What will trigger stage three?

Frank Chung

Ms Berejiklian was asked what threshold needs to be met before introducing tougher measures.

"It's not just one number, you have to look a number of criteria," she said, noting that it takes a few days after making decisions to see the results come through in statistics like reduction in public transport numbers.

"From a health perspective, most importantly, what we look at is community activity to make sure people aren't breaking the rules we've set in place," she said.

"We also look at the number of people presenting to hospital, and community-to-community transmission."

She stressed that "it's not one number, if I gave you a number and said this is the trigger point that would be a mistake".

 

Dr Chant said again that "the indicators that concern me most is the increase in community transmission where we don't have a source identified".

"That has been increasing and that is some cause for concern. It should be noted there is a delay in the figures. Numbers we're seeing diagnosed today reflect the behaviours of people seven to 14 days ago. The average incubation period is six to seven days, hence we've got a lag."

Another key factor being considered is ICU capacity.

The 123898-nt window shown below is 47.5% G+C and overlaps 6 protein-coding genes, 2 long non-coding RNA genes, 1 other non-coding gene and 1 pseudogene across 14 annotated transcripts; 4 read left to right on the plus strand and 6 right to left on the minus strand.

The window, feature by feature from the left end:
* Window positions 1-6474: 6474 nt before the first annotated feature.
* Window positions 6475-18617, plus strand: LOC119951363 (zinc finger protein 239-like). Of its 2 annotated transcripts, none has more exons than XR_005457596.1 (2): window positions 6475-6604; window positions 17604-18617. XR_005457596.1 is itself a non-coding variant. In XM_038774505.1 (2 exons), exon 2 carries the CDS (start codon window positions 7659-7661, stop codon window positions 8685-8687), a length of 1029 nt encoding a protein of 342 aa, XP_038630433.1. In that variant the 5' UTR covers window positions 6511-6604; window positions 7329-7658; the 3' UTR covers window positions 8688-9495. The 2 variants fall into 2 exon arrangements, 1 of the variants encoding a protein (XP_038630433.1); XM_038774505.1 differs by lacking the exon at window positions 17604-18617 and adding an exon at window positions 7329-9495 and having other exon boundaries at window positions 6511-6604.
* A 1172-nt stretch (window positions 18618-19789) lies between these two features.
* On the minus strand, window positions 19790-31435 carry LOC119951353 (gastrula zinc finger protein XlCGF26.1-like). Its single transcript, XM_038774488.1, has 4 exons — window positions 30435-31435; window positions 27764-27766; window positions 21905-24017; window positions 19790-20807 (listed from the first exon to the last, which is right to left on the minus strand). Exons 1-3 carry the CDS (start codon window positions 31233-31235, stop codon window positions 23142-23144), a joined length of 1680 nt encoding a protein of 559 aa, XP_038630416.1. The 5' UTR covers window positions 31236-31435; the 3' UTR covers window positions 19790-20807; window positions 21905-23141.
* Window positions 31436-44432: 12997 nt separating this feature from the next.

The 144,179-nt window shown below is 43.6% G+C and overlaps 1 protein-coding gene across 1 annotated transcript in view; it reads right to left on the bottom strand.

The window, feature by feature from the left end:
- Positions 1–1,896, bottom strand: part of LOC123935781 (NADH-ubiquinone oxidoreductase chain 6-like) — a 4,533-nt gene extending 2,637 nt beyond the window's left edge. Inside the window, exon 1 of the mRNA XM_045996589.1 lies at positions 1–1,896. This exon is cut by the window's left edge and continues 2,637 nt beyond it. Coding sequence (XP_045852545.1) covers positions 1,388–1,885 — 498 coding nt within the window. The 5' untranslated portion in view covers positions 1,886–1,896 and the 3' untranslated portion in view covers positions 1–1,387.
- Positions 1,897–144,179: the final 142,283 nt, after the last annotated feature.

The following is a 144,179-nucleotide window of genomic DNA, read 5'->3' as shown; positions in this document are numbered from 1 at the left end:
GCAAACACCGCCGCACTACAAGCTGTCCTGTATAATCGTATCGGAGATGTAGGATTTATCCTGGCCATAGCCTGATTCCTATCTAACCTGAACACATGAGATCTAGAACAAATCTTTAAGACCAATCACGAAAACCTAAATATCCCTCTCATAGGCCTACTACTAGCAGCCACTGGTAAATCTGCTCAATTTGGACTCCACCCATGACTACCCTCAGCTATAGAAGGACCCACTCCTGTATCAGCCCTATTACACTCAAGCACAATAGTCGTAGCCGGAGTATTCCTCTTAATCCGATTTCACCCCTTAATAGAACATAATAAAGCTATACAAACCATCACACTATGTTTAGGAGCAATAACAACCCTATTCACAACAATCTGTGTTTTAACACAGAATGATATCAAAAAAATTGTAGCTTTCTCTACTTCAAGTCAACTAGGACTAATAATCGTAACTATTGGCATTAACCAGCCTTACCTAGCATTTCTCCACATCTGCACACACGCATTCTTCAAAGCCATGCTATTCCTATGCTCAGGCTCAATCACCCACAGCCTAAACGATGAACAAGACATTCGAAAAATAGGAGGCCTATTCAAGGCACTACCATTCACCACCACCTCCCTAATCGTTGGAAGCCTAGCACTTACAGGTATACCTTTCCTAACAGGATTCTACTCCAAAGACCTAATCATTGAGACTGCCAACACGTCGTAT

Dr Chant said NSW had been "hovering between 10 and 20 cases in ICU". The state has capacity for 500 and Ms Berejiklian said work was underway to double or quadruple that.

"At this stage only about 20 people need that high-level care. We want to keep the numbers low but can't keep the numbers low if people keep pretending nothing's happening and move around in the community," she said.

"Every day it's really important for us to allow the community to absorb every decision we take an adjust their behaviour. Every decision we take has massive consequences."

  36m agoMarch 27, 2020HIGHLIGHT

NSW to push for lockdown

Frank Chung

On tougher lockdown measures to be discussed by national cabinet today, Ms Berejiklian says NSW and Victoria continue to be "very forward-leading".

"I will continue to put a strong case for NSW as I do at every meeting," she said. "I receive daily advice, I'm supported by experts on a daily basis and I will be going into that meeting putting a case for NSW."

She added, "But I want to assure the community that no matter what decisions are under taken today or tomorrow in the next few days or the next few weeks, there is no need to panic. There is no need to worry about being able to get things that you need."

Ms Berejiklian said she was "pleased with the decisions we have taken at this point in time".

"I think the decisions we have taken in NSW have sometimes been a bit different elsewhere, but I'm very pleased that we've taken those decisions," she said.

"Control is the wrong word because you can't control a virus, but we have been able to contain the number of people that are very sick to a low number and that's what we need to keep doing."

  42m agoMarch 27, 2020HIGHLIGHT

1405 cases now in NSW

Frank Chung

Ms Berejiklian stresses that supermarkets and pharmacies will always be open even if tougher lockdown measures are introduced.

"There's no need to panic, no need to hoard, those essential things will always be available," she said.

NSW Chief Medical Officer Dr Kerry Chant says the number of cases in the state stands at 1405.